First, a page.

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November 15, 2005

Other Parties? Whoops!


by Gordon Prather

Well, Judith Miller is no longer spreading neo-crazy lies and misleading statements on the front page of the New York Times. However, David Sanger is still on the job:

"The Bush administration and three European allies have approved a new offer to be made to Iran in a last-ditch effort to head off a confrontation over its suspected nuclear weapons program.

"The proposal was discussed at length on Tuesday during a meeting between Secretary of State Condoleezza Rice and Mohamed ElBaradei, the director general of the International Atomic Energy Agency, the United Nations' nuclear monitoring agency, said officials who described their conversation.

"Dr. ElBaradei, who won the Nobel Peace Prize this year, will take the proposal to Iran on behalf of Britain, Germany, France, and the United States, the officials said."

Sanger's report on what U.S. "officials" said was immediately contradicted by Condoleezza Rice.

"Let me make a few comments about the story that was there this morning. The first thing is there is no U.S.-European proposal to the Iranians.

"I want to say that categorically!

"There isn't and there won't be!

"We are doing what we have been doing for some time, which is keeping our partners – our diplomatic partners are keeping us apprised of their thinking about the future of their negotiations with the Iranians."

Whoops! Keeping our partners apprised?

"We are not parties to these negotiations and we don't intend to become parties to the negotiation!"

Did you get that?

We are not now, never have been, and don't intend to be a "party" to the Paris negotiations!

You know – the negotiations wherein the EU3 has undertaken to provide the Iranians "objective guarantees" that the EU3 will no longer be intimidated by the United States, and that the EU3 will ensure that Iran's "inalienable" right under the Treaty on Nonproliferation of Nuclear Weapons to the "production and use of nuclear energy for peaceful purposes without discrimination" will be respected.

But then Condi went on to say:

"But I don't want to get any further into details about what may be being contemplated by other parties to the negotiations – by the parties to the negotiations."

Whoops! Other parties to the negotiations?

So who is telling the truth – Sanger or Condi?

Of course, even if Sanger is telling the truth, he's not telling the whole truth.

In particular, Sanger has never reported on the offer the Iranians made to the EU last March to voluntarily "confine" their nuclear activities.

In particular, the Iranians offered to forego indefinitely the chemical processing of spent fuel to recover unspent uranium and plutonium.

The Iranians also offered to limit their uranium-enrichment activities to those required to meet the contingency requirements of Iran's power reactors. (In other words, if we prevent the Russians from providing new fuel for the power reactor they are building at Bushehr – as we have already done for Russian-built reactors in India – the Iranians want to be able to produce their own fuel.)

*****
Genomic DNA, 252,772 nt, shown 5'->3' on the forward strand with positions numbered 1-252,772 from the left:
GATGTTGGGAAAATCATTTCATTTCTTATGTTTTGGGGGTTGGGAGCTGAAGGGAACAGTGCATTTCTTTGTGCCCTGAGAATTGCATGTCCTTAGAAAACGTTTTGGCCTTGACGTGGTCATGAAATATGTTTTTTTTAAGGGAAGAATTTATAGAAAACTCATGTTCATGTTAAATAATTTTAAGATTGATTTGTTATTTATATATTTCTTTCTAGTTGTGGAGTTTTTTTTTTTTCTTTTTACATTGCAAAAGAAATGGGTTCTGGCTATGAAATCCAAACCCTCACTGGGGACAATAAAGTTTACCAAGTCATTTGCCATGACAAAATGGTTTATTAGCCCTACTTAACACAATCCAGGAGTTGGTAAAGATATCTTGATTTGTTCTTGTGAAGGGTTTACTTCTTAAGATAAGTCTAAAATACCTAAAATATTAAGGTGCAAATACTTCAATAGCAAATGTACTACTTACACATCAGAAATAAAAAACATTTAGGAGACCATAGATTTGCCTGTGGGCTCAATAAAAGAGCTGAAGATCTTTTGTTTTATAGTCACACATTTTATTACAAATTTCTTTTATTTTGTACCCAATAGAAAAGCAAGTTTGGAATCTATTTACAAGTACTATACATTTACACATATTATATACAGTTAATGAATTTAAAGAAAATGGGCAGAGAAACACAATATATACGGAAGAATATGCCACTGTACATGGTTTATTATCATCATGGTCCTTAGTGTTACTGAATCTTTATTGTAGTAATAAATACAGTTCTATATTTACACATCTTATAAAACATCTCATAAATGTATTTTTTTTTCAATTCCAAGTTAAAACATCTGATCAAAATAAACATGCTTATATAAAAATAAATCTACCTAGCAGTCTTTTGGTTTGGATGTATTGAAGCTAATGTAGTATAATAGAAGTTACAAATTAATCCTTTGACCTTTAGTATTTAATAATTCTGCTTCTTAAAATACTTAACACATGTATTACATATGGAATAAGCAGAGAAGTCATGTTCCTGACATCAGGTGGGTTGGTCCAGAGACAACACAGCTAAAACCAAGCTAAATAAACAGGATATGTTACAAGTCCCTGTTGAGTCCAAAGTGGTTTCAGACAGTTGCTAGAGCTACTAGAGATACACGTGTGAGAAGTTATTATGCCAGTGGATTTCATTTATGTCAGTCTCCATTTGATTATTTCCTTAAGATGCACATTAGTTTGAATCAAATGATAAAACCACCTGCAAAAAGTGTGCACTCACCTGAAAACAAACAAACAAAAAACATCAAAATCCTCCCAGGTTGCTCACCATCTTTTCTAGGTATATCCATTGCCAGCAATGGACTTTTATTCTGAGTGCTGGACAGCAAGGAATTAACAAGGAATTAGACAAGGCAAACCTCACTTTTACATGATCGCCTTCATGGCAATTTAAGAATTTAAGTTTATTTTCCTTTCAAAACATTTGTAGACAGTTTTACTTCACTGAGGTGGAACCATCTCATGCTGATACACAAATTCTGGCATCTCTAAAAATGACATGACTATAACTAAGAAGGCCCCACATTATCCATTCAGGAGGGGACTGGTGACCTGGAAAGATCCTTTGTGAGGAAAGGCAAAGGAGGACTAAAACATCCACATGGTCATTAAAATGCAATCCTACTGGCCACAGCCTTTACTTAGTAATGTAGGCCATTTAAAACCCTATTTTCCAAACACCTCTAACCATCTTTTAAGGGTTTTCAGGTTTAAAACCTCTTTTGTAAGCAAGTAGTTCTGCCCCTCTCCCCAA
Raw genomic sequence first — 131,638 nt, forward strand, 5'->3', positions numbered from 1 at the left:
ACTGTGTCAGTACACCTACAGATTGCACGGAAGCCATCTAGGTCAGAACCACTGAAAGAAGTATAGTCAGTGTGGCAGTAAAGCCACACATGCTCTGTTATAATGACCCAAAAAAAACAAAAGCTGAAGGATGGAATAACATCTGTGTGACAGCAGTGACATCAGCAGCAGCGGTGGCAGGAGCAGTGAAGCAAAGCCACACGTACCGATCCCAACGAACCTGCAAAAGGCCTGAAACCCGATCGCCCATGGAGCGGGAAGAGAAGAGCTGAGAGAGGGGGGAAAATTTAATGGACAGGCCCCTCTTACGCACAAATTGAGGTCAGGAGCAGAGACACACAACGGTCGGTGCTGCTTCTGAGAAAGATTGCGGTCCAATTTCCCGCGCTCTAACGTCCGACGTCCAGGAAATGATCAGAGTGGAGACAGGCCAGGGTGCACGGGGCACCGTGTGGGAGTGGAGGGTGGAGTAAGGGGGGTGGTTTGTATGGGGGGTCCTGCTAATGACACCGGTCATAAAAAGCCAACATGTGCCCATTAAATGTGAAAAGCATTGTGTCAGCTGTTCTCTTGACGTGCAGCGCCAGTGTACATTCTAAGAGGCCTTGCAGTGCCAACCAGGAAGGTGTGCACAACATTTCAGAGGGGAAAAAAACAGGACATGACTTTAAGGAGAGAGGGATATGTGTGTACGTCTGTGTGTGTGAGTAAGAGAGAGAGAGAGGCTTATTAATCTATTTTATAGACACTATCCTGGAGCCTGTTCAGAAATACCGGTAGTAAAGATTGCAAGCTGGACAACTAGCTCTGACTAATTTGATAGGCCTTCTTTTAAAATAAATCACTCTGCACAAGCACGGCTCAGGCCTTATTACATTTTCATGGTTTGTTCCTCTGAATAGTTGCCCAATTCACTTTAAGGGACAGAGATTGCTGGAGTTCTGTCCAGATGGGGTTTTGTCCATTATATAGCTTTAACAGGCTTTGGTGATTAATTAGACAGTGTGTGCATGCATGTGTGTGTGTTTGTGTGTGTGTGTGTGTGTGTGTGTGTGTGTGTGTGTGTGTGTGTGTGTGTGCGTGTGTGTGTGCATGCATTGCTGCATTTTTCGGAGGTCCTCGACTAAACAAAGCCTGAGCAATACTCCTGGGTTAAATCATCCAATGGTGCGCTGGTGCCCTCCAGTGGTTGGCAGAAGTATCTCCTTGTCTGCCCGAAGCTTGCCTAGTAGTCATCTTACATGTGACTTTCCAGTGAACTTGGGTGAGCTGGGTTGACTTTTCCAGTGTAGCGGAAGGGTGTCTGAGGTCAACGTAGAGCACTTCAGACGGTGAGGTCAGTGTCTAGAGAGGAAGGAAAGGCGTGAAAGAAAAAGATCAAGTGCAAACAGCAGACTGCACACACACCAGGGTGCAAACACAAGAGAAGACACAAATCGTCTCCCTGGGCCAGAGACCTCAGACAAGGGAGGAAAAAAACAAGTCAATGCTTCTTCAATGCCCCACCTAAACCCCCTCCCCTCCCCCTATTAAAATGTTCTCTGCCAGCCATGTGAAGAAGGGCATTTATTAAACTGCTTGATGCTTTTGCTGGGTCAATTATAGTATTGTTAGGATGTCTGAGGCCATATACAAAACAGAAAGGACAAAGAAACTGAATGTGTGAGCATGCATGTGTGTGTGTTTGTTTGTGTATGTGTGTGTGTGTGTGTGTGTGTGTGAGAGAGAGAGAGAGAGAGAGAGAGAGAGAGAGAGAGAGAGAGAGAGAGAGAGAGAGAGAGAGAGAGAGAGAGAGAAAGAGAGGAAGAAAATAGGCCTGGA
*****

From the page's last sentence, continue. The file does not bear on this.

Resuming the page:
Finally, the Iranians offered to submit to "continuous on-site presence of IAEA inspectors at the conversion and enrichment facilities to provide unprecedented added guarantees."

The Iranian offer was made, confidentially, to the EU3 on March 23, 2005.

Of course, "our diplomatic partners" have been "keeping us apprised" with respect to their confidential negotiations with the Iranians (to which we are not a party).

But Sanger didn't tell us about the confidential Iranian offer, much less the substance of it.

When the Iranians got no response to their offer – nor an offer on the part of the EU3 – the Iranians went public [.pdf], announcing on Aug. 1, 2005, the "phased" implementation of the "confined" uranium-enrichment program set out in their March proposal.

Sanger still didn't tell us the substance of the March proposal, now made public.

But on Aug. 9, the EU3 responded [.pdf] as follows:

"We do not believe that Iran has any operational need to engage in fissile material production activities of its own, nor any other reason to resume [UF-6 production] activity at Esfahan, if the intentions of its nuclear program are exclusively peaceful."

That, by coincidence, is Condi's belief, too:

"I think it's fair to say that we would be very concerned if the Iranians were left with stockpiles of UF-6 that could be used in nuclear weapons. But I don't want to get any further into details about what may be being contemplated by other parties to the negotiations – by the parties to the negotiations."

Other parties? Whoops!


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Physicist James Gordon Prather has served as a policy implementing official for national security-related technical matters in the Federal Energy Agency, the Energy Research and Development Administration, the Department of Energy, the Office of the Secretary of Defense and the Department of the Army. Dr. Prather also served as legislative assistant for national security affairs to U.S. Sen. Henry Bellmon, R-Okla. -- ranking member of the Senate Budget Committee and member of the Senate Energy Committee and Appropriations Committee. Dr. Prather had earlier worked as a nuclear weapons physicist at Lawrence Livermore National Laboratory in California and Sandia National Laboratory in New Mexico.

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